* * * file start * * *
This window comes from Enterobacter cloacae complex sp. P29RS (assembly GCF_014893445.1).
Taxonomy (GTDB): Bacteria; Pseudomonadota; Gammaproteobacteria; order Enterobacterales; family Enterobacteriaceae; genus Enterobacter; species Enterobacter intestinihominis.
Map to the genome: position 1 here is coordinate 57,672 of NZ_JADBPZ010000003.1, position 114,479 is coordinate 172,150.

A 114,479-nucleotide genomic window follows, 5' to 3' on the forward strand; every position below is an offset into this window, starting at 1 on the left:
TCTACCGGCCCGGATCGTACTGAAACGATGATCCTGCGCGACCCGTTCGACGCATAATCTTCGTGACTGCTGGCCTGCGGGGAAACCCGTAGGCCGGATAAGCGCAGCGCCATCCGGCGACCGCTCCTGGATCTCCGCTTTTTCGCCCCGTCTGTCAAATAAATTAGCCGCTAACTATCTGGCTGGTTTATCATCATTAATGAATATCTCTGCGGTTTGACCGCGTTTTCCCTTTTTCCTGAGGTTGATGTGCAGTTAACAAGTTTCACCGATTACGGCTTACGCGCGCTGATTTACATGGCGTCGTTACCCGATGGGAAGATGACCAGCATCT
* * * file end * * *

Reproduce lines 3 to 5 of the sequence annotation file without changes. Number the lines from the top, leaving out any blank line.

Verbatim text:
Map to the genome: position 1 here is coordinate 57,672 of NZ_JADBPZ010000003.1, position 114,479 is coordinate 172,150.

A 114,479-nucleotide genomic window follows, 5' to 3' on the forward strand; every position below is an offset into this window, starting at 1 on the left:
TCTACCGGCCCGGATCGTACTGAAACGATGATCCTGCGCGACCCGTTCGACGCATAATCTTCGTGACTGCTGGCCTGCGGGGAAACCCGTAGGCCGGATAAGCGCAGCGCCATCCGGCGACCGCTCCTGGATCTCCGCTTTTTCGCCCCGTCTGTCAAATAAATTAGCCGCTAACTATCTGGCTGGTTTATCATCATTAATGAATATCTCTGCGGTTTGACCGCGTTTTCCCTTTTTCCTGAGGTTGATGTGCAGTTAACAAGTTTCACCGATTACGGCTTACGCGCGCTGATTTACATGGCGTCGTTACCCGATGGGAAGATGACCAGCATCT